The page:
Because of his interest in ethics and AI, he finds himself in the midst of an historical moment when AI is emerging. Can he slow it down to allow for a full ethical deliberation for citizens and government? Can AI be deployed in a way that protects our freedoms and preserves the primacy of human relationships?  

Another passenger I picked up that morning was from Mumbai, India. When he discovered I was a Rabbi, he was surprised to discover in our conversation that there were Jews in India. In fact there are currently 5,000 Jews in Mumbai. He wanted to know more of the history of the Jews of India and I shared with him what I knew. The conversation veered into the problem of religious extremism.  I asked him whether he was an optimist or a pessimist about the future of the world.  He told me he was a realist, which meant he was a pessimist. Then I dropped him off at Microsoft. 

Driving a Lyft continues to expose me to wide range of people and personalities. My role is to be curious, to ask questions, to learn, and sometimes to comfort.  What a blessing it is to experience humanity's many hues, one person at a time.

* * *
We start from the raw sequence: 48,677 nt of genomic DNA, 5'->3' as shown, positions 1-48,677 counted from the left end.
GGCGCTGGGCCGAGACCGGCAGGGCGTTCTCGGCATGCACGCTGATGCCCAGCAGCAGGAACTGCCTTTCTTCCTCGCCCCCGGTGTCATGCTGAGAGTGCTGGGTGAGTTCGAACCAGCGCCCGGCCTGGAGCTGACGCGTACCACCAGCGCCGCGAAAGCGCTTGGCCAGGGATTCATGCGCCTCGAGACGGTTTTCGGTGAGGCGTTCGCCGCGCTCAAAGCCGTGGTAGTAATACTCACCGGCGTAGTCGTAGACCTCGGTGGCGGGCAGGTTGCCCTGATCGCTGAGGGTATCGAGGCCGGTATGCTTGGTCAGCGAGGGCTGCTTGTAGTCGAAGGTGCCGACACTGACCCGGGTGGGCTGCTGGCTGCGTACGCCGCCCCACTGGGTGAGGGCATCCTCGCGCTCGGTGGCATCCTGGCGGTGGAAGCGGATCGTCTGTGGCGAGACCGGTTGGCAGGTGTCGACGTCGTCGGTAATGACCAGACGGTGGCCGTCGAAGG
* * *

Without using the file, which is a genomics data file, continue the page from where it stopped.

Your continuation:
Rabbi Dov Gartenberg

Shabbat Animators is a person who can animate a Shabbat home gathering. Enliven your home with an incredible Shabbat experience with one of our Animators.
Chava Mirel, One of 3 New Shabbat Animators offered by Panim Hadashot-New Faces

Announcing the Home Shabbat Animators Initiative: Animate Your Shabbat Gathering with Incredible Shabbat Table Leaders 

A few months ago Panim Hadashot received an Ignition Grant from the Jewish Federation called Home Shabbat Animators Initiative.  The grant provides funding for Panim Hadashot to recruit and train talented individuals who can "animate" home Shabbat gatherings with their talents and experience.  I am happy to announce that we are launching the initiative.  I would like to introduce our initial group of Shabbat Animators who are available to if you wish to host a home Shabbat gathering with any of them.  

  • Chava Mirel is one of the leading Jewish musical voices in Seattle.   Chava Mirel is a nationally touring Jewish musician, composer, prayer leader and recording artist, bridging communities with her universal approach to Jewish spirituality through song. Chava can bring to your Shabbat gathering a rich experience of Jewish music that will engage everyone in the room.  She is an inspiring teacher and well versed in Sabbath traditions.